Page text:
Korea plans to open more agricultural support centers in Africa to help countries in the continent bolster their rice production as Seoul is determined to raise the continent’s food sustainability and end chronic food shortages and starvation, according to the state-run agricultural research institute, Wednesday.

The Administrator of Rural Development Administration (RDA) Cho Chae-ho, left, talks to an African official during the 2024 Korea-Africa Agricultural Conference at The Plaza Hotel Seoul, Wednesday. Courtesy of RDA
The Administrator of Rural Development Administration (RDA) Cho Chae-ho, left, talks to an African official during the 2024 Korea-Africa Agricultural Conference at The Plaza Hotel Seoul, Wednesday. Courtesy of RDA

The Rural Development Administration (RDA) said it will expand its network of technical support centers across the continent by additionally opening offices in Cameroon and Tanzania.

“African nations have been increasingly inquiring about whether it’s possible to set up a new local KOPIA center in their countries,” RDA Administrator Cho Chae-ho said on the sidelines of the 2024 Korea-Africa Agricultural Conference in Seoul, referring to the Korean Partnership for Innovation of Agriculture. “Some 10 African nations have expressed hopes to work with us to improve their local agricultural capabilities. Such responses are fueling our roles further in Africa.”

Cho said that cooperation between Korea and Africa in developing agriculture is important for food security and economic development in Africa. He added that the conference will serve as a foundation for the continent’s sustainable agricultural development.

“I hope that the agricultural sectors of Korea and Africa will continue to develop together,” Cho said.

The event, hosted by the Ministry of Agriculture, Food and Rural Affairs, was joined by presidents of Comoros, Zimbabwe and Madagascar and ministers from nine other African nations who all arrived in Seoul days before to renew their diplomatic ties with Korea.

Kim Hwang-yong, the RDA’s director general for technology cooperation bureau, said that the RDA’s growing cooperation with African nations has become a model for economic growth and social stability to countries seeking strategic economic growth.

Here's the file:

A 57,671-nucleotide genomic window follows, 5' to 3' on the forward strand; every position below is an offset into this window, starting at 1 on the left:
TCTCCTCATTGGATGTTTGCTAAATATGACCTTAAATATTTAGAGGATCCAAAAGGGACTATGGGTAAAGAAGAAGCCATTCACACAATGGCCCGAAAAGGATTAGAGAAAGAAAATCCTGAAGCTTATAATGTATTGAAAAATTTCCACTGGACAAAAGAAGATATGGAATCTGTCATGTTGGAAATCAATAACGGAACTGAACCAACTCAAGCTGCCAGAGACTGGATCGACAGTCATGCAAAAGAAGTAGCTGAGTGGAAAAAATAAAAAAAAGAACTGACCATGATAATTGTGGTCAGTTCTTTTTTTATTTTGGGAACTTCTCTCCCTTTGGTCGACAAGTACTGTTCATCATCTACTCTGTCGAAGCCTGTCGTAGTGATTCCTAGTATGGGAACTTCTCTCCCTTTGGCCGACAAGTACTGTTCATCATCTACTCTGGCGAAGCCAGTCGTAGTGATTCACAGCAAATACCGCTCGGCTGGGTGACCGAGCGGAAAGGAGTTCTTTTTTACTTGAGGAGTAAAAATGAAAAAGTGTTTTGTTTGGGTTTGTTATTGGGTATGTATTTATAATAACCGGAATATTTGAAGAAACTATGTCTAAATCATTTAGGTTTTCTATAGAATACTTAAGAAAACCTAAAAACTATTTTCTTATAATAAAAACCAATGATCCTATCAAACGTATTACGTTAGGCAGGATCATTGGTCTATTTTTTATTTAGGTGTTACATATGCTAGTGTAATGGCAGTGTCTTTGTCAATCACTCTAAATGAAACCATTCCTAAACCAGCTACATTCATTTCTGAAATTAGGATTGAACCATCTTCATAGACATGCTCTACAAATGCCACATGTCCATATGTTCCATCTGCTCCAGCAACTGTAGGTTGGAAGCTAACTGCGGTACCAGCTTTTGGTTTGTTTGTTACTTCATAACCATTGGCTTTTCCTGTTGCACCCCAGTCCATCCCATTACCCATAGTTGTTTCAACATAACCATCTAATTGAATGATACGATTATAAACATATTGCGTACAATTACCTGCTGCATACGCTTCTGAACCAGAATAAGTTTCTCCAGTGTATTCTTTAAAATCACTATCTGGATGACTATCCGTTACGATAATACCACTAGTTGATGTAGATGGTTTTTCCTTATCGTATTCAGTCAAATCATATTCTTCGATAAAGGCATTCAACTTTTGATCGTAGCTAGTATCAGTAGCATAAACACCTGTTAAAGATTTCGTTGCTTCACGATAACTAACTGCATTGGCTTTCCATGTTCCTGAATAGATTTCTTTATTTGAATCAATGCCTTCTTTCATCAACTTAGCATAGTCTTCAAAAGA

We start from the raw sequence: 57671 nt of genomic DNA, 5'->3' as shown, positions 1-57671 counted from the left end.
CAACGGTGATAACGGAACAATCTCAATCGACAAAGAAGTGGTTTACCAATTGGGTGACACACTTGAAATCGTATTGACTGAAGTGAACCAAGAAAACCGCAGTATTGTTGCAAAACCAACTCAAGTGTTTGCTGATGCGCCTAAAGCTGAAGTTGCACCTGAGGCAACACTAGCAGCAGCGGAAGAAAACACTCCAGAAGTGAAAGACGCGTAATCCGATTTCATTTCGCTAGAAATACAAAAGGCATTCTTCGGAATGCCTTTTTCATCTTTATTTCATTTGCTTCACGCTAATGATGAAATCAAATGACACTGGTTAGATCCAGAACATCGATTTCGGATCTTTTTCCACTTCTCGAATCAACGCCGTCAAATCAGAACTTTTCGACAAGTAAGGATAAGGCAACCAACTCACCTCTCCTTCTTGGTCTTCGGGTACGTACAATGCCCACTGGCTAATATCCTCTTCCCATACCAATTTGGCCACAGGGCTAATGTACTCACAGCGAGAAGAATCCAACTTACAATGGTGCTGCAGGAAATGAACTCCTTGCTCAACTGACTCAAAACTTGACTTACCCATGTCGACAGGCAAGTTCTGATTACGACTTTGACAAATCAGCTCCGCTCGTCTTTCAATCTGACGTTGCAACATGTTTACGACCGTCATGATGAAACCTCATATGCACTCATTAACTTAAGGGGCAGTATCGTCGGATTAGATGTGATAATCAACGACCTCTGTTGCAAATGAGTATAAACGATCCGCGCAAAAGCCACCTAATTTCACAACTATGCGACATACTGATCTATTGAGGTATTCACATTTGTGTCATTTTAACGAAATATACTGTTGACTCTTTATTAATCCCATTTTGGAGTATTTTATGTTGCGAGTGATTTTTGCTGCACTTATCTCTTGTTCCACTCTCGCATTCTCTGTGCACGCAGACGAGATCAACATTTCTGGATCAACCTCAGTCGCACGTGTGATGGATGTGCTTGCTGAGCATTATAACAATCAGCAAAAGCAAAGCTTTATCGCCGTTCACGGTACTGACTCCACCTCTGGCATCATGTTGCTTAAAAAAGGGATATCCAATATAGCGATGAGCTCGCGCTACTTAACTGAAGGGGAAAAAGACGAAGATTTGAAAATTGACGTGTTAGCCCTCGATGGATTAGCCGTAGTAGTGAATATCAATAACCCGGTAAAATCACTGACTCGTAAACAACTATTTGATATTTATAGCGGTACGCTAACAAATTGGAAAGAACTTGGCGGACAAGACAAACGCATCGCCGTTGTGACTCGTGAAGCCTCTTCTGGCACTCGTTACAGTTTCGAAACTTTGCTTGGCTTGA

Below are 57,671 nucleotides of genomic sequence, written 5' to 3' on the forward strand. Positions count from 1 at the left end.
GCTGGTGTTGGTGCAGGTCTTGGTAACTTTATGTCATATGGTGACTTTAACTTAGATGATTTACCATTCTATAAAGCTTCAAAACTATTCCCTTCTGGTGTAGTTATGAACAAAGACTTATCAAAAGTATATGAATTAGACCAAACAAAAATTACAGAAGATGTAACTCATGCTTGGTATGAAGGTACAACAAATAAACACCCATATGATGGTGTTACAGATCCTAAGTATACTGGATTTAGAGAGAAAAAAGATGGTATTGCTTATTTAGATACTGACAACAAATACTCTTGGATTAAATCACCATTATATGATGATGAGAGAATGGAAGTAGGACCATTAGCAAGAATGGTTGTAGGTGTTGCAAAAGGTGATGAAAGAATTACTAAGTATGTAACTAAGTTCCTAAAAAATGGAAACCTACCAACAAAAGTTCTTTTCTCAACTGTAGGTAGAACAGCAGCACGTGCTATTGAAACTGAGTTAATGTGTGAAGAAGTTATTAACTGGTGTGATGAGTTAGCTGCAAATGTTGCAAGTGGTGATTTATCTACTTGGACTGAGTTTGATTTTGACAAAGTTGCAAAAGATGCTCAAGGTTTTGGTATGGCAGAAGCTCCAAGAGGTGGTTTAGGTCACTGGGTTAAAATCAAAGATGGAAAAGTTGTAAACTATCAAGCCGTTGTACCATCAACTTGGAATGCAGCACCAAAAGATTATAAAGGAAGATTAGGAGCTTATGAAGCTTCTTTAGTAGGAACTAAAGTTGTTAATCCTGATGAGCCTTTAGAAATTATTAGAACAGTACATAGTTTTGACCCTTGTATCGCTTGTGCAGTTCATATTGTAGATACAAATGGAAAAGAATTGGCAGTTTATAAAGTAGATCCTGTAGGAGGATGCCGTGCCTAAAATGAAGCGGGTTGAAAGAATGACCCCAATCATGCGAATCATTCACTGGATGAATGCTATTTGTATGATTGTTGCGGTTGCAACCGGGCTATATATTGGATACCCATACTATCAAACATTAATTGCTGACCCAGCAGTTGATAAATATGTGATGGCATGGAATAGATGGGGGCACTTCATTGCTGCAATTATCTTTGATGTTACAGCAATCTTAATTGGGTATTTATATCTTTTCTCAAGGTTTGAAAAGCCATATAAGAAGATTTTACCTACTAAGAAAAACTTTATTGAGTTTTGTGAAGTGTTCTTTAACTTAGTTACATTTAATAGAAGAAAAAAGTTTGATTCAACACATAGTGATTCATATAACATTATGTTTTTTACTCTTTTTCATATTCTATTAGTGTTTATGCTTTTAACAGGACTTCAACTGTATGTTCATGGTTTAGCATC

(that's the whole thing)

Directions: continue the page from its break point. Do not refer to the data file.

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“It remains our mission to lead our partner nations to sustainable, self-reliant agricultural development through developing new breeds of crops most suitable for their local soils, propagating those new crops throughout the continent and training local experts with technical support,” Kim said.

KOPIA

The RDA, a state-run research institute under the food ministry, has been investing in developing technologies and educating workforces to improve the agricultural industries for farming sectors in regions not necessarily limited to Korea.

KOPIA and its 22 centers worldwide well represent the agency’s diplomatic efforts. In Africa, its offices have been established in Kenya, Algeria, Ethiopia, Uganda, Senegal, Zimbabwe and Ghana. KOPIA centers in each country tackle local soils and natural environments to introduce new, most suitable breeds of rice, vegetables, fruits and livestock that produce high yields in as short a period as possible. The centers are driven by two goals: “no poverty” and “zero hunger.”

KOPIA Kenya Center has been transferring technologies for poultry and seed potatoes to local farmers since 2020. The technologies concern vaccination, feed formulation, disease-free seed potatoes and nematode control, having resulted in local farmers seeing increased revenues. In Ethiopia, KOPIA has provided 27 farms with poultry facilities and greenhouses and transferred modern agricultural technologies, enabling female farmers to improve their profitability. In Uganda, new water management technologies for orange farming allowed farms in Teso District to see orange production increase by 2.7 times despite drought, and their revenues have more than tripled.